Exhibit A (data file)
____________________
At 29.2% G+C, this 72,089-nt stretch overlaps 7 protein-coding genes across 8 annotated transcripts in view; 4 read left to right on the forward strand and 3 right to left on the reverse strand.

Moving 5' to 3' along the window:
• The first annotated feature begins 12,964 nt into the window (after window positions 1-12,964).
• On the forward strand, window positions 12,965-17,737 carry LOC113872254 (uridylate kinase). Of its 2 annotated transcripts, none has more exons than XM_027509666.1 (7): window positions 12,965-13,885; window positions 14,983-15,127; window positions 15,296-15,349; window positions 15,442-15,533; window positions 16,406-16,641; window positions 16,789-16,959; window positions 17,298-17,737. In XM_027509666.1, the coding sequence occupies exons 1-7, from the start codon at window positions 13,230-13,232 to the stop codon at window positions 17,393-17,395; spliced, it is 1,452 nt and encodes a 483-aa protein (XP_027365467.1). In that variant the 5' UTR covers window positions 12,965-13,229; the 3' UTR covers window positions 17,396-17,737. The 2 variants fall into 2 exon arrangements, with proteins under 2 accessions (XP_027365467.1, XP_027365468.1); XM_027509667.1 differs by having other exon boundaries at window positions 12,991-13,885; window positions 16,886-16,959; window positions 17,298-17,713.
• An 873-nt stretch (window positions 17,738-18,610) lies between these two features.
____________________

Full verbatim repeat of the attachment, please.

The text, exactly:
At 29.2% G+C, this 72,089-nt stretch overlaps 7 protein-coding genes across 8 annotated transcripts in view; 4 read left to right on the forward strand and 3 right to left on the reverse strand.

Moving 5' to 3' along the window:
• The first annotated feature begins 12,964 nt into the window (after window positions 1-12,964).
• On the forward strand, window positions 12,965-17,737 carry LOC113872254 (uridylate kinase). Of its 2 annotated transcripts, none has more exons than XM_027509666.1 (7): window positions 12,965-13,885; window positions 14,983-15,127; window positions 15,296-15,349; window positions 15,442-15,533; window positions 16,406-16,641; window positions 16,789-16,959; window positions 17,298-17,737. In XM_027509666.1, the coding sequence occupies exons 1-7, from the start codon at window positions 13,230-13,232 to the stop codon at window positions 17,393-17,395; spliced, it is 1,452 nt and encodes a 483-aa protein (XP_027365467.1). In that variant the 5' UTR covers window positions 12,965-13,229; the 3' UTR covers window positions 17,396-17,737. The 2 variants fall into 2 exon arrangements, with proteins under 2 accessions (XP_027365467.1, XP_027365468.1); XM_027509667.1 differs by having other exon boundaries at window positions 12,991-13,885; window positions 16,886-16,959; window positions 17,298-17,713.
• An 873-nt stretch (window positions 17,738-18,610) lies between these two features.